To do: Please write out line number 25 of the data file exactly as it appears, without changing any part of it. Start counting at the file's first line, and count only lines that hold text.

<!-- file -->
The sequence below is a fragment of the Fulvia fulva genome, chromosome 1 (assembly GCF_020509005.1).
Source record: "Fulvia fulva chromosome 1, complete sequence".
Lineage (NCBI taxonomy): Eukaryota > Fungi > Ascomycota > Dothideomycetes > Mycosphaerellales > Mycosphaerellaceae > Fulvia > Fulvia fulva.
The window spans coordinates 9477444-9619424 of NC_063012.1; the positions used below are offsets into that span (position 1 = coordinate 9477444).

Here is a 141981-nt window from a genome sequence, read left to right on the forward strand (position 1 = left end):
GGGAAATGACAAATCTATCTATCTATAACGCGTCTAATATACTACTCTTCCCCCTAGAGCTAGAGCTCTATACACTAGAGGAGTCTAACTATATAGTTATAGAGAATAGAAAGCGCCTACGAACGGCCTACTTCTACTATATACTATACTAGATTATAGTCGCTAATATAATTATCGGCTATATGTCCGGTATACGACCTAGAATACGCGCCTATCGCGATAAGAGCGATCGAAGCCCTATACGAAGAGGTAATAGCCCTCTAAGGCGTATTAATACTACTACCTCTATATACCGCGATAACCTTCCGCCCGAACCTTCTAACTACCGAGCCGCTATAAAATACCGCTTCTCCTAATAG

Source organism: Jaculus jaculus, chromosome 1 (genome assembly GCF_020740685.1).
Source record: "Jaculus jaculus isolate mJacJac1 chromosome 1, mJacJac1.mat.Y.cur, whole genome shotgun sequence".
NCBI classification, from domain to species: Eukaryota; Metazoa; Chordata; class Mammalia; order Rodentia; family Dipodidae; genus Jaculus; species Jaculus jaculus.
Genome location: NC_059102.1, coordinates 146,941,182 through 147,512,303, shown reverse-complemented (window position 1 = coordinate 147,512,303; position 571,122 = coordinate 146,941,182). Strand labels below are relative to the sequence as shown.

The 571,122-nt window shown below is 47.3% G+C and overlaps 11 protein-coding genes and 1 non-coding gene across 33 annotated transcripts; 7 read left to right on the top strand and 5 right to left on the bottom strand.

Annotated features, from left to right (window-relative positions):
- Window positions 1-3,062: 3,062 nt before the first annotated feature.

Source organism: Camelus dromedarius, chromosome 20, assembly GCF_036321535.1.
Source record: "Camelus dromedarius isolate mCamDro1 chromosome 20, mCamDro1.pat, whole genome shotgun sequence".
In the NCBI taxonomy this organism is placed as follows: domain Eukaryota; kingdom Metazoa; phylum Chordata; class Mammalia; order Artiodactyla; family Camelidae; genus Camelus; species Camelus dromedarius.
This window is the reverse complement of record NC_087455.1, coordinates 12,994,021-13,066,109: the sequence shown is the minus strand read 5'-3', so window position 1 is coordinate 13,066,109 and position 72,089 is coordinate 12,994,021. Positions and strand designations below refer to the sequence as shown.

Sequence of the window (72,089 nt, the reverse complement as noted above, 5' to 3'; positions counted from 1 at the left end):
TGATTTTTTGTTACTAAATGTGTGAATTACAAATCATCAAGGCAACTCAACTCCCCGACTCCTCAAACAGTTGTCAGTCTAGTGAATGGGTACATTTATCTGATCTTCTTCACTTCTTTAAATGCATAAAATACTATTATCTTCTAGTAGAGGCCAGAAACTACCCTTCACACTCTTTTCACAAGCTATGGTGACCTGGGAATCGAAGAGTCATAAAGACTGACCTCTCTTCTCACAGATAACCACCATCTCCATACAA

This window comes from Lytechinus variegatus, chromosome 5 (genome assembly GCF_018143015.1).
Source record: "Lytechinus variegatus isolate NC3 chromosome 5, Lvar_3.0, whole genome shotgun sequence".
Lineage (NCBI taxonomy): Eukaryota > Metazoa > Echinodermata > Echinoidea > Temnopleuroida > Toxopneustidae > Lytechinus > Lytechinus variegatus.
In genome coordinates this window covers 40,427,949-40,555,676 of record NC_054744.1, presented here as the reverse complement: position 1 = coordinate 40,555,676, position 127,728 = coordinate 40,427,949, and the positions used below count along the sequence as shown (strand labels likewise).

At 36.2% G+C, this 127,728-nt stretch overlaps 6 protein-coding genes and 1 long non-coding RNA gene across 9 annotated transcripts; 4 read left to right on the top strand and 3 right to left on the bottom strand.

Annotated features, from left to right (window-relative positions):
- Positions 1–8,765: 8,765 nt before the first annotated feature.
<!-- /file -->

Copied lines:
Annotated features, from left to right (window-relative positions):